Felner's follies - Former U of L dean Robert Felner racked up grievances, not grants
When Robert Felner arrived at the University of Louisville in 2003, he brought with him a reputation as a “rainmaker.” University administrators praised the former dean as a change agent, citing him as the driving force behind a spike in grant money at the school.
In fact, even after federal prosecutors began investigating Felner for possibly mishandling hundreds of thousands of dollars in grant money, university president James Ramsey repeatedly reminded critics that under the former dean’s leadership, the College of Education and Human Development saw “an increase in grants and contracts from $4.2 million … to more than $40 million.”
But a recent review of public records obtained by LEO Weekly reveals Felner is directly responsible for only a fraction of that windfall.
It appears Felner was only personally involved — as either director or co-director of specific grant proposals — in bringing in about $1 million in total grants during his tenure, according to documents the university turned over in response to an open records request. That total includes a $694,400 No Child Left Behind grant the feds are now investigating. Most of that grant was funneled to a defunct nonprofit headed by a longtime friend and former associate of Felner.
During Felner’s five-year tenure, the largest grant awarded to the college of education was a highly praised $20.5 million federal grant, which it appears the former dean had little or nothing to do with obtaining. The U.S. Department of Education gave U of L the record grant to open the National Research Center on Career and Technical Education, previously headed by James R. Stone III at the University of Minnesota. After relocating to Louisville, Stone saw to it that the research center also moved and that the necessary funding was made available.
One faculty member with U of L’s College of Education and Human Development says Felner not only failed to bring in big bucks, but that he “was not doing any research with any of our faculty.” Instead, the professor — speaking on the condition of anonymity — says that Felner was “continuing to present research with his Rhode Island cohort.”
From 1996 to 2003, Felner worked at the University of Rhode Island, where he reportedly maintained ties after moving to Louisville.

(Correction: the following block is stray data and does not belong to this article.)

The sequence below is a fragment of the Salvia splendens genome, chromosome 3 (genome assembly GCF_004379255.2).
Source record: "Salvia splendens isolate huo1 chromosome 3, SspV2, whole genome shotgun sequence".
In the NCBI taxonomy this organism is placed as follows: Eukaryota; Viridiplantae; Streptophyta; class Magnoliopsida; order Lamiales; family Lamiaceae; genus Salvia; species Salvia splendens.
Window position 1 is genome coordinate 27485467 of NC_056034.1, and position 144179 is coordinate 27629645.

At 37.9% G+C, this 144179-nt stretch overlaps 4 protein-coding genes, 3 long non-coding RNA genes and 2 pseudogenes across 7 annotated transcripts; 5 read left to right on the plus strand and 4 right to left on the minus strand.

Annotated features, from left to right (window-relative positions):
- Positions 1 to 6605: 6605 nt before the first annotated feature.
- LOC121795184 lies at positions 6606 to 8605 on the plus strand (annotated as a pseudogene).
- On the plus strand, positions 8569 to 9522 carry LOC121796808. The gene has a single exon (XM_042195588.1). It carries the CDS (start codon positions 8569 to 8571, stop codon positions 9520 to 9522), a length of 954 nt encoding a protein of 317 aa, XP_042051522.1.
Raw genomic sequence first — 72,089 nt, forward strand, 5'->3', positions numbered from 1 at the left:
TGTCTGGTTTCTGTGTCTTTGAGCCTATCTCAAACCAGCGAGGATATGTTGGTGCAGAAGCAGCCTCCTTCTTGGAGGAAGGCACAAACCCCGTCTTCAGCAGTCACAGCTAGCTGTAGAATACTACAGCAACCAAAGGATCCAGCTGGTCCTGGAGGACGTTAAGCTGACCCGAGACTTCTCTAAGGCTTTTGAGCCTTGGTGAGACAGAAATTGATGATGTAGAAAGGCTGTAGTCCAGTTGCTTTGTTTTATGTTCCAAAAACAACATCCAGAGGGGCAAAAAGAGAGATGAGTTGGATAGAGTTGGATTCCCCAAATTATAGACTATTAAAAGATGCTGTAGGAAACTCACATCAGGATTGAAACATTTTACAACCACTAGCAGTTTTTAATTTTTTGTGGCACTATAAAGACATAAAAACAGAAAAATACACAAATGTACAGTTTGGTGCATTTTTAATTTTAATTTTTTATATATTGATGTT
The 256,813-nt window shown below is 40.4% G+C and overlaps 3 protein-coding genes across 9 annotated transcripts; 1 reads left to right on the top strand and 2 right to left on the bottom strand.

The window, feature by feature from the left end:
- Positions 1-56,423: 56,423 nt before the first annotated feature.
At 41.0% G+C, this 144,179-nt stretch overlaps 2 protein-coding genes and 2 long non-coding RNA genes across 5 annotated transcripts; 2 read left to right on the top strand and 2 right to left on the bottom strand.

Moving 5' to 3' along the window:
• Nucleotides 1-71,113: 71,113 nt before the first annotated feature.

While the university experienced a marked increase in grants during Felner’s employment (although his role in securing those grants is debatable), grievances and complaints about Felner also flooded in from students, faculty and staff. The complaints were consistent in that they alleged unsavory behavior, ranging from sexual harassment to workplace intimidation.
The onslaught of grievances prompted outraged faculty members to call for a no-confidence vote in March 2006, a measure some hoped would result in Felner’s dismissal. And although the faculty senate passed a no-confidence vote 27-24, Felner was not fired, and there’s no evidence he was even reprimanded.
Instead, the university hired a mediation firm, Just Solutions, to handle the matter. (The university, by the way, still owed the firm nearly $10,000 for its work related to Felner as of press deadline.) Because Just Solutions never produced an actual report for the university, the outcome of the mediation is unclear. Declining to go into specifics, executive director Janet Jernigan says her firm would have tried to help faculty and staff work together to solve their problems. In this case, it’s clear those problems revolved around Felner.
“We were brought in to assist a group in looking at how they were working together and to help them seek some solutions themselves,” Jernigan says. “We’re not decision makers. We were there really facilitating this process to help them come up with solutions.”
Confidentiality agreements prevent Jernigan from discussing the nature of the conversations with U of L employees.
“We asked for a representative selection of staff,” says Jernigan, explaining that her firm spoke with professors and staffers recommended by the university, and then branched out to elicit input from a wide range of individuals. “We wanted to feel like we had talked to folks within each of the different divisions.”
Initial conversations between Just Solutions and university provost Shirley Willihnganz took place in May and June of 2006, and the firm conducted staff interviews in September and October of that year.
Several attempts to speak with Willihnganz — to find out what changes, if any, were made as a result of the Just Solutions meetings — were unsuccessful. Late last week, she did release this cryptic (and somewhat confusing) statement: “Much as we might like to, we haven’t issued statements about why we decided not to go forward with Just Solutions. Because this would involve discussion of personnel and mediation matters, we cannot discuss it. However, just because we can’t talk openly about it doesn’t mean we did nothing.”